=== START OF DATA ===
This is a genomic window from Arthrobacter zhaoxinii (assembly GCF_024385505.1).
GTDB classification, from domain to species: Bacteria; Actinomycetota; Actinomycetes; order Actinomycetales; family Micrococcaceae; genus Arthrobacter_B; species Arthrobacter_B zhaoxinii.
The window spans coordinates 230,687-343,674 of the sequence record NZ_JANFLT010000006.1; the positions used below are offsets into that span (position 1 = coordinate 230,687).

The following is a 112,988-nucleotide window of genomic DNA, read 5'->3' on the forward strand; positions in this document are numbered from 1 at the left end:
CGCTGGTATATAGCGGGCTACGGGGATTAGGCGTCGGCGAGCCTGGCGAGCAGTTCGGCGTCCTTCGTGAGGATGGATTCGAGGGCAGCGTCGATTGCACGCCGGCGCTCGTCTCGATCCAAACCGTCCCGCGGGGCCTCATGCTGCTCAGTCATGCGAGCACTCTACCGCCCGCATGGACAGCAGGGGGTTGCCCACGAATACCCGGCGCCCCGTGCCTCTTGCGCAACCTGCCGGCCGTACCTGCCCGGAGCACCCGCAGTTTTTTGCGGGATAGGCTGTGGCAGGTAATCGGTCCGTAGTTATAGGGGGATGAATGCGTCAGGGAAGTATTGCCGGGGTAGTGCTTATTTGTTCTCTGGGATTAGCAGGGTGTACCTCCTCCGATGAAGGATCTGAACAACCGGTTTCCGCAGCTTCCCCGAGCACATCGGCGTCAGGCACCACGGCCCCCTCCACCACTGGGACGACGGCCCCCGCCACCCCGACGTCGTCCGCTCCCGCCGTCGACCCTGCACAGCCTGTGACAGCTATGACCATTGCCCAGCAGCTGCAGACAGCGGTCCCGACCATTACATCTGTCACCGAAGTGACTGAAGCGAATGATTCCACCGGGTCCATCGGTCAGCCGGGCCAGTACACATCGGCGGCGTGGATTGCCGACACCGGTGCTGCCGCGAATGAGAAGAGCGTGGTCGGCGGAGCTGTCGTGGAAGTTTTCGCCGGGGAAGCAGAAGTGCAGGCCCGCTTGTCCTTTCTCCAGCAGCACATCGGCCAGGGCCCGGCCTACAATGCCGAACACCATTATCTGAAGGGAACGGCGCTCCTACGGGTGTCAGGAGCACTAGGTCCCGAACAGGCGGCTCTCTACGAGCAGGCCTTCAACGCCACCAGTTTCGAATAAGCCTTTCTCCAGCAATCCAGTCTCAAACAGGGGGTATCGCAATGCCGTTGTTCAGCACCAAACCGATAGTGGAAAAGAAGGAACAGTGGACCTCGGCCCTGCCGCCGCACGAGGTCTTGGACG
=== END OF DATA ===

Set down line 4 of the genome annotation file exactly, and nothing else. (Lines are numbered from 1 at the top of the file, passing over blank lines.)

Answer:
The following is a 112,988-nucleotide window of genomic DNA, read 5'->3' on the forward strand; positions in this document are numbered from 1 at the left end: